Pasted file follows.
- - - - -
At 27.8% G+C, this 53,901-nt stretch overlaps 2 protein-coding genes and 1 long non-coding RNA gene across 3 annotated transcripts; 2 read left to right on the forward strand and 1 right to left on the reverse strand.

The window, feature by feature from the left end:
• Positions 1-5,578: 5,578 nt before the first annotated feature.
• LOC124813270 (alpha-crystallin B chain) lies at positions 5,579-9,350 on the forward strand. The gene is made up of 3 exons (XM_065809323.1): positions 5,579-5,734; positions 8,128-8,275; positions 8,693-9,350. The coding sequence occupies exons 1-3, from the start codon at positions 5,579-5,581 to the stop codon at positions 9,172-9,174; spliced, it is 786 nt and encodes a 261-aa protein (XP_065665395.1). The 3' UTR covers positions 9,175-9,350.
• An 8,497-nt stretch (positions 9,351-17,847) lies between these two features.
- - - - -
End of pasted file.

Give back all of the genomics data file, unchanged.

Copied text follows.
At 27.8% G+C, this 53,901-nt stretch overlaps 2 protein-coding genes and 1 long non-coding RNA gene across 3 annotated transcripts; 2 read left to right on the forward strand and 1 right to left on the reverse strand.

The window, feature by feature from the left end:
• Positions 1-5,578: 5,578 nt before the first annotated feature.
• LOC124813270 (alpha-crystallin B chain) lies at positions 5,579-9,350 on the forward strand. The gene is made up of 3 exons (XM_065809323.1): positions 5,579-5,734; positions 8,128-8,275; positions 8,693-9,350. The coding sequence occupies exons 1-3, from the start codon at positions 5,579-5,581 to the stop codon at positions 9,172-9,174; spliced, it is 786 nt and encodes a 261-aa protein (XP_065665395.1). The 3' UTR covers positions 9,175-9,350.
• An 8,497-nt stretch (positions 9,351-17,847) lies between these two features.